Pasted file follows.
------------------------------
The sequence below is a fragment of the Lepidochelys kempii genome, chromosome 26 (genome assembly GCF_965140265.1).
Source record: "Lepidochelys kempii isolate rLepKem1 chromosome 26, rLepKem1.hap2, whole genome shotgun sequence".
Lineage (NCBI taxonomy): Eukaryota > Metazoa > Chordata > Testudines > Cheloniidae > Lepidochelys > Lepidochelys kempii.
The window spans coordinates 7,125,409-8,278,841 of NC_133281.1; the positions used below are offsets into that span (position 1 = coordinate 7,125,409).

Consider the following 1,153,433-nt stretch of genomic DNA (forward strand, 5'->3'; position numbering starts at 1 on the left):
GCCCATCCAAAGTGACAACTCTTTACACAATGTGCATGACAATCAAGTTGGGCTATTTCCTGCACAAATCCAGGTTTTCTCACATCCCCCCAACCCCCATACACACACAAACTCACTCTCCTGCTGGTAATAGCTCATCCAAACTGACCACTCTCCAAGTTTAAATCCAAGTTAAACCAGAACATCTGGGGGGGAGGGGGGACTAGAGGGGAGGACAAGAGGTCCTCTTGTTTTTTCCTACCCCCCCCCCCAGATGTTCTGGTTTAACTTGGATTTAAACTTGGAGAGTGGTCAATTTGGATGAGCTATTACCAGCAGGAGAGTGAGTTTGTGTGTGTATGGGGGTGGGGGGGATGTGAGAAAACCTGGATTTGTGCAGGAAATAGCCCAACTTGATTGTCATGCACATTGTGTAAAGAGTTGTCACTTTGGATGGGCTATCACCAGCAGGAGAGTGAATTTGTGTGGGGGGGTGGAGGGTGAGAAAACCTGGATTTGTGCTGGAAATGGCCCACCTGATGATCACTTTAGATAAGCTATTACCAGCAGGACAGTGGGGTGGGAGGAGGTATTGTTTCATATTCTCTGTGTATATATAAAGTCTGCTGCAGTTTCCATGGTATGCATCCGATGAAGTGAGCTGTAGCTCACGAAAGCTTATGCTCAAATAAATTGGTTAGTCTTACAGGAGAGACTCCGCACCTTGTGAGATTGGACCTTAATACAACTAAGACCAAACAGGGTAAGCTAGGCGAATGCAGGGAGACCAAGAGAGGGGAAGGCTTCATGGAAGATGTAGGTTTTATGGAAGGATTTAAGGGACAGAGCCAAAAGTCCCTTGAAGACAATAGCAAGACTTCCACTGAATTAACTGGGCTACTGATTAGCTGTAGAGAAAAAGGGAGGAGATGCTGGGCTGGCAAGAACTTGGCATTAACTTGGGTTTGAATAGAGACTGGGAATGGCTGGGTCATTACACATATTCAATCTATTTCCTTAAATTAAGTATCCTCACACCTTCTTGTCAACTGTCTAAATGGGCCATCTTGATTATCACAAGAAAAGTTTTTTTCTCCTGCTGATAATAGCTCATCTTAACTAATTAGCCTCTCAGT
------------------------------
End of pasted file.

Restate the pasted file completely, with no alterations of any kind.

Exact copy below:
The sequence below is a fragment of the Lepidochelys kempii genome, chromosome 26 (genome assembly GCF_965140265.1).
Source record: "Lepidochelys kempii isolate rLepKem1 chromosome 26, rLepKem1.hap2, whole genome shotgun sequence".
Lineage (NCBI taxonomy): Eukaryota > Metazoa > Chordata > Testudines > Cheloniidae > Lepidochelys > Lepidochelys kempii.
The window spans coordinates 7,125,409-8,278,841 of NC_133281.1; the positions used below are offsets into that span (position 1 = coordinate 7,125,409).

Consider the following 1,153,433-nt stretch of genomic DNA (forward strand, 5'->3'; position numbering starts at 1 on the left):
GCCCATCCAAAGTGACAACTCTTTACACAATGTGCATGACAATCAAGTTGGGCTATTTCCTGCACAAATCCAGGTTTTCTCACATCCCCCCAACCCCCATACACACACAAACTCACTCTCCTGCTGGTAATAGCTCATCCAAACTGACCACTCTCCAAGTTTAAATCCAAGTTAAACCAGAACATCTGGGGGGGAGGGGGGACTAGAGGGGAGGACAAGAGGTCCTCTTGTTTTTTCCTACCCCCCCCCCCAGATGTTCTGGTTTAACTTGGATTTAAACTTGGAGAGTGGTCAATTTGGATGAGCTATTACCAGCAGGAGAGTGAGTTTGTGTGTGTATGGGGGTGGGGGGGATGTGAGAAAACCTGGATTTGTGCAGGAAATAGCCCAACTTGATTGTCATGCACATTGTGTAAAGAGTTGTCACTTTGGATGGGCTATCACCAGCAGGAGAGTGAATTTGTGTGGGGGGGTGGAGGGTGAGAAAACCTGGATTTGTGCTGGAAATGGCCCACCTGATGATCACTTTAGATAAGCTATTACCAGCAGGACAGTGGGGTGGGAGGAGGTATTGTTTCATATTCTCTGTGTATATATAAAGTCTGCTGCAGTTTCCATGGTATGCATCCGATGAAGTGAGCTGTAGCTCACGAAAGCTTATGCTCAAATAAATTGGTTAGTCTTACAGGAGAGACTCCGCACCTTGTGAGATTGGACCTTAATACAACTAAGACCAAACAGGGTAAGCTAGGCGAATGCAGGGAGACCAAGAGAGGGGAAGGCTTCATGGAAGATGTAGGTTTTATGGAAGGATTTAAGGGACAGAGCCAAAAGTCCCTTGAAGACAATAGCAAGACTTCCACTGAATTAACTGGGCTACTGATTAGCTGTAGAGAAAAAGGGAGGAGATGCTGGGCTGGCAAGAACTTGGCATTAACTTGGGTTTGAATAGAGACTGGGAATGGCTGGGTCATTACACATATTCAATCTATTTCCTTAAATTAAGTATCCTCACACCTTCTTGTCAACTGTCTAAATGGGCCATCTTGATTATCACAAGAAAAGTTTTTTTCTCCTGCTGATAATAGCTCATCTTAACTAATTAGCCTCTCAGT